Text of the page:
Sankey Viaduct to undergo renovation ahead of its 200th birthday

  • Video report by ITV News North of England reporter Amy Welch

The oldest railway viaduct in the world is undergoing a £3.8m restoration ahead of its 200th birthday in Merseyside.

The Sankey Viaduct, in Newton-le-Willows, was built in 1830, and is still used to connect Liverpool and Manchester by up to five trains per hour.

Over the next four months, the overhaul from Network Rail will ensure the structure remains safe and reliable.

Engineers are working to restore Sankey Viaduct's arches Credit: Network Rail

Senior Programme Manager Mark Evans said: “I think it’s a testament to our forefathers and engineers of the past that when they built these structures they really didn’t know what they were going to be facing, but it really has weathered well considering its age.

“This restoration will not only make sure it looks good but will also secure passengers and freight trains for the future too.”

A team of 25 engineers are working on the project. They will be repairing the brickwork, removing weeds and plants, and installing metalwork to protect the structure.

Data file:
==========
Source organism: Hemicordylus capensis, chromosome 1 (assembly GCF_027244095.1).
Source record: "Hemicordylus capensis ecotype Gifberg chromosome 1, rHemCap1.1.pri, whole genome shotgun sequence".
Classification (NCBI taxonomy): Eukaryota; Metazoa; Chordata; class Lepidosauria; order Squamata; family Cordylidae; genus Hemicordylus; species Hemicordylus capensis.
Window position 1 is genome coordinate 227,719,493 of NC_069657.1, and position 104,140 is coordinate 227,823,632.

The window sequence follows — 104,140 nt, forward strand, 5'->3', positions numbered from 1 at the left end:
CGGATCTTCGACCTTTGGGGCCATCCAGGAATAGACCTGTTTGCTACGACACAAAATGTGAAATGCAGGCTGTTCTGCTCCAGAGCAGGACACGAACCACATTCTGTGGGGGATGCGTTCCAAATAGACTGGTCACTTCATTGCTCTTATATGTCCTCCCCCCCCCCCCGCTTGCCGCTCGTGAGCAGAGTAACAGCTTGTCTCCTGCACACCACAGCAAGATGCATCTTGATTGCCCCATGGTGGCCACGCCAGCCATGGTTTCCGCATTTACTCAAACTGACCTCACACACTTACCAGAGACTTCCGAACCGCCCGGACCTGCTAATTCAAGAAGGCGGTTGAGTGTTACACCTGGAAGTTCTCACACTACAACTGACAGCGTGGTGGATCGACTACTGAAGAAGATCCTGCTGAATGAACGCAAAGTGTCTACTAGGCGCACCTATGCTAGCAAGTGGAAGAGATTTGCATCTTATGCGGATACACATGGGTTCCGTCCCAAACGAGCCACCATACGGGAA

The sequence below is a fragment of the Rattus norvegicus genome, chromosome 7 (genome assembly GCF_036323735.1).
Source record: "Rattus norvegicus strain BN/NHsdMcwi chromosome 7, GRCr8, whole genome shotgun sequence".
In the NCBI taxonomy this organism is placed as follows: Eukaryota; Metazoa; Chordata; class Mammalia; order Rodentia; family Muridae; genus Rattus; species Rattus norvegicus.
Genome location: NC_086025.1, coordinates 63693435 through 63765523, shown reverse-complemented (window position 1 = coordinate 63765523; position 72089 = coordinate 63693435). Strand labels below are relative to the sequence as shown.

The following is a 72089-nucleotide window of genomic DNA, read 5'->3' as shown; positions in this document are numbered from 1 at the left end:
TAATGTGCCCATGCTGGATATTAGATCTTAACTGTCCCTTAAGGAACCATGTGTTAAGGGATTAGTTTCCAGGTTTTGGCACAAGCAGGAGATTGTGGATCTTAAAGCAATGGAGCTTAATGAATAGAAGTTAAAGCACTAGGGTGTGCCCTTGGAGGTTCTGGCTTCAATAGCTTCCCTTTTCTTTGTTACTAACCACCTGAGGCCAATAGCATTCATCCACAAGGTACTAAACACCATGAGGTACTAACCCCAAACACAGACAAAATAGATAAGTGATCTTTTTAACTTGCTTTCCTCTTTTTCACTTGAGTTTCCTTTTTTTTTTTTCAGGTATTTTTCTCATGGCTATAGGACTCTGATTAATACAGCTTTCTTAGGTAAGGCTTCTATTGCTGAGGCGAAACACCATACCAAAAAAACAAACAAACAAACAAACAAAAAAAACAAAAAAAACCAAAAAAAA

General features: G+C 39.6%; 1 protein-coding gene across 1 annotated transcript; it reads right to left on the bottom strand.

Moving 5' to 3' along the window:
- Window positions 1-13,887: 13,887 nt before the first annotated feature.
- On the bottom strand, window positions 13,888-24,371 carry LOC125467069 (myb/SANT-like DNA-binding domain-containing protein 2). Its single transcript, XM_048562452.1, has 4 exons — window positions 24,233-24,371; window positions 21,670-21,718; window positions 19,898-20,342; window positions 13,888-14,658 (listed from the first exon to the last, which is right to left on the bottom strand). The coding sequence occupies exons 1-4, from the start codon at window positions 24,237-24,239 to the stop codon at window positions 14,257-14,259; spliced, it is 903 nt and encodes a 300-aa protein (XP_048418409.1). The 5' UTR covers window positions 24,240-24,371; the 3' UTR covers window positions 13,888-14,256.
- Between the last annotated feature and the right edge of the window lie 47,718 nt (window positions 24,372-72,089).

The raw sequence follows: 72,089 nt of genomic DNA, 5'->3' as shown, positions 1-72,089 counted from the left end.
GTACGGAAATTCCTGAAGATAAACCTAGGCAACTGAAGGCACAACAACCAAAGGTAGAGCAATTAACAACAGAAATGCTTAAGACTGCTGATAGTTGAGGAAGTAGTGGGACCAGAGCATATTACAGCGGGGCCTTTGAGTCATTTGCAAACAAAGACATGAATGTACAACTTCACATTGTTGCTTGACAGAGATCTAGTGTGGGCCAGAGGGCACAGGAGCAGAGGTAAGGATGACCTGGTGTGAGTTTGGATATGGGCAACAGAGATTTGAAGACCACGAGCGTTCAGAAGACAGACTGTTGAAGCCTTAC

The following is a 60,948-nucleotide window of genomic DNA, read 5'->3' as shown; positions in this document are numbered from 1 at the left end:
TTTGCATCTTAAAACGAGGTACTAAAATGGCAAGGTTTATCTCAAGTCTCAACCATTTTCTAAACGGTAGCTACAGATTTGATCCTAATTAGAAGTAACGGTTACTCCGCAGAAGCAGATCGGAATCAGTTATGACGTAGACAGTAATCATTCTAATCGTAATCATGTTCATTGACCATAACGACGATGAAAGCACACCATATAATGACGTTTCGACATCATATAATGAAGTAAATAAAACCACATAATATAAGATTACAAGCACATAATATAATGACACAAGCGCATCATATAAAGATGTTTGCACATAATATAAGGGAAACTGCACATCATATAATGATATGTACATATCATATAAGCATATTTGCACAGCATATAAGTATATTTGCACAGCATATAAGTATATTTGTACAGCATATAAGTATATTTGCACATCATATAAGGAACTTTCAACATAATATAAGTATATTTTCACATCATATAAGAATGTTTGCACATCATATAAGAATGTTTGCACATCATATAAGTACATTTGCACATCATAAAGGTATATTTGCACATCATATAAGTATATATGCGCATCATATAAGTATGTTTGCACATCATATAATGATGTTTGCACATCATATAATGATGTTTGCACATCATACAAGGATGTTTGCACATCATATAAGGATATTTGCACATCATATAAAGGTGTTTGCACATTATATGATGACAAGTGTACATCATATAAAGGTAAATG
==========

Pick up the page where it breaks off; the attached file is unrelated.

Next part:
Alongside this, they will also be using paint and historical materials to make sure the repairs are in line with its original design.

Heritage Consultant Lorna Goring said: “It’s really important that the materials and the techniques used in the repairs are appropriate for the physical properties of the structure."

More modern technology is also being used to help identify the areas where repairs are needed, 3D scanning has been used to create a computer model of the viaduct.

A digital scan of Sankey Viaduct is being used to identify points where repairs are needed. Credit: Network Rail

The viaduct is over 160 metres long, and was given Grade 1 listed status in 1966.

Local historian Dr Barry Pemberton thinks that’s not enough, and is calling for it to be given world heritage status.

He said: “There are two engineering firsts here that both changed the world.

"The Sankey Canal began the canal revolution, and the Liverpool-Manchester railway line started the railway revolution.

“Those two revolutions only exist in one place. We’re actually standing in a place of history.”

The viaduct is currently 193 years old, but with its 200th birthday in 2030 approaching these repairs will make sure it can still operate for decades to come.